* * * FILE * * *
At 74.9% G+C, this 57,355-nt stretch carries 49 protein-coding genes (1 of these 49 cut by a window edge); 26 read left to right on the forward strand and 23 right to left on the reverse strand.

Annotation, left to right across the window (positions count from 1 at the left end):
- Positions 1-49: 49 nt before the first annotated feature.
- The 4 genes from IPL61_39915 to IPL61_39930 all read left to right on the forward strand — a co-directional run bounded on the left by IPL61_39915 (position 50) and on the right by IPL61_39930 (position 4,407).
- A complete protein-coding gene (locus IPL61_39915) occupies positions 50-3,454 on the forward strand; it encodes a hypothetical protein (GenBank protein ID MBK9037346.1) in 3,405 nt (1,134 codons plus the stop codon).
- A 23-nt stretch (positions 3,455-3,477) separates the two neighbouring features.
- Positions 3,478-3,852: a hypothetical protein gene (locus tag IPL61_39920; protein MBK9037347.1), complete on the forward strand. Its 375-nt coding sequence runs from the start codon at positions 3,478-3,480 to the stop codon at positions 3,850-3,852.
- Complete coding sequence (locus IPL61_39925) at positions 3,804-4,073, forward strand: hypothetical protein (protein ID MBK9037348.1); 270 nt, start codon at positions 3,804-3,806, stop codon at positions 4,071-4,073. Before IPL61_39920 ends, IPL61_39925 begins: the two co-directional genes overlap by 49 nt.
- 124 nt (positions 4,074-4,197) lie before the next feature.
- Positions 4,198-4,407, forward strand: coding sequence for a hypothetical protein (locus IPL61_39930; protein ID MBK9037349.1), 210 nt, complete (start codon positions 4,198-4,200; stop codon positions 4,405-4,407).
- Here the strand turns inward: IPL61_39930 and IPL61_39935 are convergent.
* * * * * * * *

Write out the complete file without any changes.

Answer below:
At 74.9% G+C, this 57,355-nt stretch carries 49 protein-coding genes (1 of these 49 cut by a window edge); 26 read left to right on the forward strand and 23 right to left on the reverse strand.

Annotation, left to right across the window (positions count from 1 at the left end):
- Positions 1-49: 49 nt before the first annotated feature.
- The 4 genes from IPL61_39915 to IPL61_39930 all read left to right on the forward strand — a co-directional run bounded on the left by IPL61_39915 (position 50) and on the right by IPL61_39930 (position 4,407).
- A complete protein-coding gene (locus IPL61_39915) occupies positions 50-3,454 on the forward strand; it encodes a hypothetical protein (GenBank protein ID MBK9037346.1) in 3,405 nt (1,134 codons plus the stop codon).
- A 23-nt stretch (positions 3,455-3,477) separates the two neighbouring features.
- Positions 3,478-3,852: a hypothetical protein gene (locus tag IPL61_39920; protein MBK9037347.1), complete on the forward strand. Its 375-nt coding sequence runs from the start codon at positions 3,478-3,480 to the stop codon at positions 3,850-3,852.
- Complete coding sequence (locus IPL61_39925) at positions 3,804-4,073, forward strand: hypothetical protein (protein ID MBK9037348.1); 270 nt, start codon at positions 3,804-3,806, stop codon at positions 4,071-4,073. Before IPL61_39920 ends, IPL61_39925 begins: the two co-directional genes overlap by 49 nt.
- 124 nt (positions 4,074-4,197) lie before the next feature.
- Positions 4,198-4,407, forward strand: coding sequence for a hypothetical protein (locus IPL61_39930; protein ID MBK9037349.1), 210 nt, complete (start codon positions 4,198-4,200; stop codon positions 4,405-4,407).
- Here the strand turns inward: IPL61_39930 and IPL61_39935 are convergent.